submitting to scbwi DRAW THIS first time, confused about dpi vs ppi (deadline to enter today)

  • I'm entering a piece for the scbwi draw this (I just joined). Anyhow they said the file size needs to be 72 dpi.

    when I go to photoshop, under image size, it tells me the resolution is at 300 pixels per inch. Do I change it to 72? Sorry to ask what is probably a simple question but I am confused lol! It seems like such a poor quality image size but apparently if you don't meet submission guidelines you're excluded from the online gallery.

    THANK YOU to anyone in the know who replies ๐Ÿ™‚

  • @Coley Yes. You can do that. But remember to save the file as a new file so you do not lose the larger version of your file.

  • @xin-li thanks ๐Ÿ™‚ I was just worried it was ruining the resolution of my image but I guess it seems to be what they want. thanks again

  • Hi @Coley, I have submitted several pieces for the SCBWI monthly challenges, and never scaled down the resolution to 72dpi. All were submitted at 300ppi.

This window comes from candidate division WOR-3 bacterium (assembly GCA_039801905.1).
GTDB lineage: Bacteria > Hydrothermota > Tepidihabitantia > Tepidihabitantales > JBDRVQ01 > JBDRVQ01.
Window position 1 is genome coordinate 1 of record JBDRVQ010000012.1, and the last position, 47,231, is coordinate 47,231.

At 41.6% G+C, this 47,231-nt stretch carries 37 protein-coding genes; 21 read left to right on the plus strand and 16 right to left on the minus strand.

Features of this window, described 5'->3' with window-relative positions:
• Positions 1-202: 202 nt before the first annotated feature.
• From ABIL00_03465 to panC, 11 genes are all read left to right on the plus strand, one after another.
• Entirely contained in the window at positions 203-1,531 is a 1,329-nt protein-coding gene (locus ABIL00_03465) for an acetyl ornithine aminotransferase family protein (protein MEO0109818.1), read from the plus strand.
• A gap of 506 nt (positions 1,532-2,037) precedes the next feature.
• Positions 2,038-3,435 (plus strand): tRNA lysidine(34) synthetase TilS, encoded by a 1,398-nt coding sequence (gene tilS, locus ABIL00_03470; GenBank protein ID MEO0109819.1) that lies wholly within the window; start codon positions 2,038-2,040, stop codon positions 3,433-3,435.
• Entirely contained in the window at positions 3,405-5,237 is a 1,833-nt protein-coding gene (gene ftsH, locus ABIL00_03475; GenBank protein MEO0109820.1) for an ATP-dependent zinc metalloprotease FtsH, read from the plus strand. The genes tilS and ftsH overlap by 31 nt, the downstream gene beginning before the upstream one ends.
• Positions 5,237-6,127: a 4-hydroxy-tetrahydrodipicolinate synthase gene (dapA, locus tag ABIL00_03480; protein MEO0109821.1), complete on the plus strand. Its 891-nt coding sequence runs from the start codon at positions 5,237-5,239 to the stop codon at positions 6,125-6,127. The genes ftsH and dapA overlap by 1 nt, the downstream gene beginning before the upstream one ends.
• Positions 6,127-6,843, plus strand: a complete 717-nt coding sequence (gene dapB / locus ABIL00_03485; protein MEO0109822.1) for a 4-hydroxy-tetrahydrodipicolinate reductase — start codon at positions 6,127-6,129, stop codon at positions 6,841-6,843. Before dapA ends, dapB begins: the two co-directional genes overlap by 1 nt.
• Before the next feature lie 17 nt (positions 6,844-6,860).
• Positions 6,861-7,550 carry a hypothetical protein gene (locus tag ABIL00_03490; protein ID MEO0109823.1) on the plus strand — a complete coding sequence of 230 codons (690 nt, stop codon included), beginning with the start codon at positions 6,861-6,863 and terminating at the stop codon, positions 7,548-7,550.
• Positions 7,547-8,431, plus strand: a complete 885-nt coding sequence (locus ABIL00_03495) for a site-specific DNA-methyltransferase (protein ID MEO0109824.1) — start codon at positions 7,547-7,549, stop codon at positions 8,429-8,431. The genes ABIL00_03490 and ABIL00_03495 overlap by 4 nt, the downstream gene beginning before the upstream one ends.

Havenโ€™t won yet, but you canโ€™t win if you donโ€™t try... Love your work by the way ; Good luck!

  • @Jeremy-Ross Oh thank-you! I'm going to re-send it LoL. I hope they don't post it twice ๐Ÿคช๐Ÿ˜

  • @Coley I'm pretty sure DPI generally only matters for printing right? 72 dpi looks great for web viewing to my knowledge, so assuming that they are just viewing your image online, they are probably just trying to deal with images that are more manageable in their file size. I think 72 dpi will load much more quickly for web viewing than 300 dpi will? Just a guess.

  • @TessaW thanks ๐Ÿ™‚

  • @Coley I save what I submit to SVSLearn as 72 dpi, size approx 1200 x 900 pixels. That reduces the size to about 500kb. On the computer this looks pretty clear. I keep my 300 dpi file if I need to change something or print out my image. I never work on a file in 72 dpi.

  • 300 dpi CMYK is standard for printing, 72 dpi RGB is standard for web. Photoshop has an option to Export for Web and you can save a jpeg (automatically in RGB, 72 dpi) and you can change the image size in pixels at the bottom and see how many MB your final image will be. That way, you're not changing the size/resolution of your original file (which I have accidentally saved over in the past!)

  • @Melanie-Ortins thank you for that! I understand a lot better now ๐Ÿ˜€

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